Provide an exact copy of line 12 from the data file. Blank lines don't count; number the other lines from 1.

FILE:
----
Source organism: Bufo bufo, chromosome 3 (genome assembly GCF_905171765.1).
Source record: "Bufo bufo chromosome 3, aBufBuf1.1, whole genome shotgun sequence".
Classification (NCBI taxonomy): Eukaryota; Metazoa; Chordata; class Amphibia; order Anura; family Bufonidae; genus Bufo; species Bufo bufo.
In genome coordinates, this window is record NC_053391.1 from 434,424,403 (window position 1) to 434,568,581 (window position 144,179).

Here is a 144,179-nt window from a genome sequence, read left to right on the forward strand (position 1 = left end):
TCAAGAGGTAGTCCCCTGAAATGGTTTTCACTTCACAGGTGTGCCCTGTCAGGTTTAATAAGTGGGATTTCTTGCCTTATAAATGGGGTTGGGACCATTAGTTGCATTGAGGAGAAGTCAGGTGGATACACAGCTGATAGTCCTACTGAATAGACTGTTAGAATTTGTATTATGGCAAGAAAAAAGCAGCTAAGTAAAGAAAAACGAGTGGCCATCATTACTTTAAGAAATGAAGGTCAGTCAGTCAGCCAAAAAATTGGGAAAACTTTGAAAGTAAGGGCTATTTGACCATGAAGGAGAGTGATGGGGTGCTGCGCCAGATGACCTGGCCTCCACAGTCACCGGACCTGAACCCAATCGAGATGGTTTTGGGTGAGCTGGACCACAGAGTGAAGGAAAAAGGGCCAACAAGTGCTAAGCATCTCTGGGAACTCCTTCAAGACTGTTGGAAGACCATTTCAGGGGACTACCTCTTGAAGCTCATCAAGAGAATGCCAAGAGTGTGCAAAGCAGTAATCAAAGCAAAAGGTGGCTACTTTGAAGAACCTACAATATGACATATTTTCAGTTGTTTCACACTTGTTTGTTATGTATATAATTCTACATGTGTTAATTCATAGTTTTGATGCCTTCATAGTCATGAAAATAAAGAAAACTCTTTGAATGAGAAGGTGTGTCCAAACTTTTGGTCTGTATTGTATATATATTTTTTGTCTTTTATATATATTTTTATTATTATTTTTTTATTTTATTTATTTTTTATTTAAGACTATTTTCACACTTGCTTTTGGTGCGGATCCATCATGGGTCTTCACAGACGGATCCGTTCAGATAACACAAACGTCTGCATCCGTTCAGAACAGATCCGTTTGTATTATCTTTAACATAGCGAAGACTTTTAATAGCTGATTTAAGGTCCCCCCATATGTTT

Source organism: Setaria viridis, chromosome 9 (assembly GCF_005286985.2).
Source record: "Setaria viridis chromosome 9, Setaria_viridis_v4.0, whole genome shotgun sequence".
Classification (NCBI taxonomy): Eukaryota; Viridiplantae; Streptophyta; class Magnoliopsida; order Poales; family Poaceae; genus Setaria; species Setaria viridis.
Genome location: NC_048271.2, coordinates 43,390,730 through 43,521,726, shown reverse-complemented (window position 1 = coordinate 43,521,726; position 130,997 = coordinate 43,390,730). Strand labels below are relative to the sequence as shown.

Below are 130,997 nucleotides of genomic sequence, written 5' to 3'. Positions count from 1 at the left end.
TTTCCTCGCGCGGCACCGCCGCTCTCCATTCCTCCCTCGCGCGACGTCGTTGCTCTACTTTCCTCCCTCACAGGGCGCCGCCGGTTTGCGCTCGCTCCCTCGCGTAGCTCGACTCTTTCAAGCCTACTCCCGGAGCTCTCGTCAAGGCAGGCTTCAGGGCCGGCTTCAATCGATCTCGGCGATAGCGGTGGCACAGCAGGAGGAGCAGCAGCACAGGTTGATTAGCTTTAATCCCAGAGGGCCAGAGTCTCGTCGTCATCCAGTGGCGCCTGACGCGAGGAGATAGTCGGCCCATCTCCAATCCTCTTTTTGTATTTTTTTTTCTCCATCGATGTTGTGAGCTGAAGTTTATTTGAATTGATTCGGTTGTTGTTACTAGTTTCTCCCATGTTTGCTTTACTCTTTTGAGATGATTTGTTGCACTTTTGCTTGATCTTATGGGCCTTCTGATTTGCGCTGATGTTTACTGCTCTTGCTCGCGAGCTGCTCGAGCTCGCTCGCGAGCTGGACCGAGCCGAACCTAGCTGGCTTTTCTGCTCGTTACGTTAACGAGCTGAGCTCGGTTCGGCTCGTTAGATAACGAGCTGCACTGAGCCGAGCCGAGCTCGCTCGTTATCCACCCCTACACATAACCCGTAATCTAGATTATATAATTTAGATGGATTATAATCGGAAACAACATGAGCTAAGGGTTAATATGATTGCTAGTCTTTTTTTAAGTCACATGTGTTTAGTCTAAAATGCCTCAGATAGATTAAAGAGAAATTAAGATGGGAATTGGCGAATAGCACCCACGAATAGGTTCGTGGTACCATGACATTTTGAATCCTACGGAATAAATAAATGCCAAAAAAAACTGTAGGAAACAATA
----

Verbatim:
TTTCCTCGCGCGGCACCGCCGCTCTCCATTCCTCCCTCGCGCGACGTCGTTGCTCTACTTTCCTCCCTCACAGGGCGCCGCCGGTTTGCGCTCGCTCCCTCGCGTAGCTCGACTCTTTCAAGCCTACTCCCGGAGCTCTCGTCAAGGCAGGCTTCAGGGCCGGCTTCAATCGATCTCGGCGATAGCGGTGGCACAGCAGGAGGAGCAGCAGCACAGGTTGATTAGCTTTAATCCCAGAGGGCCAGAGTCTCGTCGTCATCCAGTGGCGCCTGACGCGAGGAGATAGTCGGCCCATCTCCAATCCTCTTTTTGTATTTTTTTTTCTCCATCGATGTTGTGAGCTGAAGTTTATTTGAATTGATTCGGTTGTTGTTACTAGTTTCTCCCATGTTTGCTTTACTCTTTTGAGATGATTTGTTGCACTTTTGCTTGATCTTATGGGCCTTCTGATTTGCGCTGATGTTTACTGCTCTTGCTCGCGAGCTGCTCGAGCTCGCTCGCGAGCTGGACCGAGCCGAACCTAGCTGGCTTTTCTGCTCGTTACGTTAACGAGCTGAGCTCGGTTCGGCTCGTTAGATAACGAGCTGCACTGAGCCGAGCCGAGCTCGCTCGTTATCCACCCCTACACATAACCCGTAATCTAGATTATATAATTTAGATGGATTATAATCGGAAACAACATGAGCTAAGGGTTAATATGATTGCTAGTCTTTTTTTAAGTCACATGTGTTTAGTCTAAAATGCCTCAGATAGATTAAAGAGAAATTAAGATGGGAATTGGCGAATAGCACCCACGAATAGGTTCGTGGTACCATGACATTTTGAATCCTACGGAATAAATAAATGCCAAAAAAAACTGTAGGAAACAATA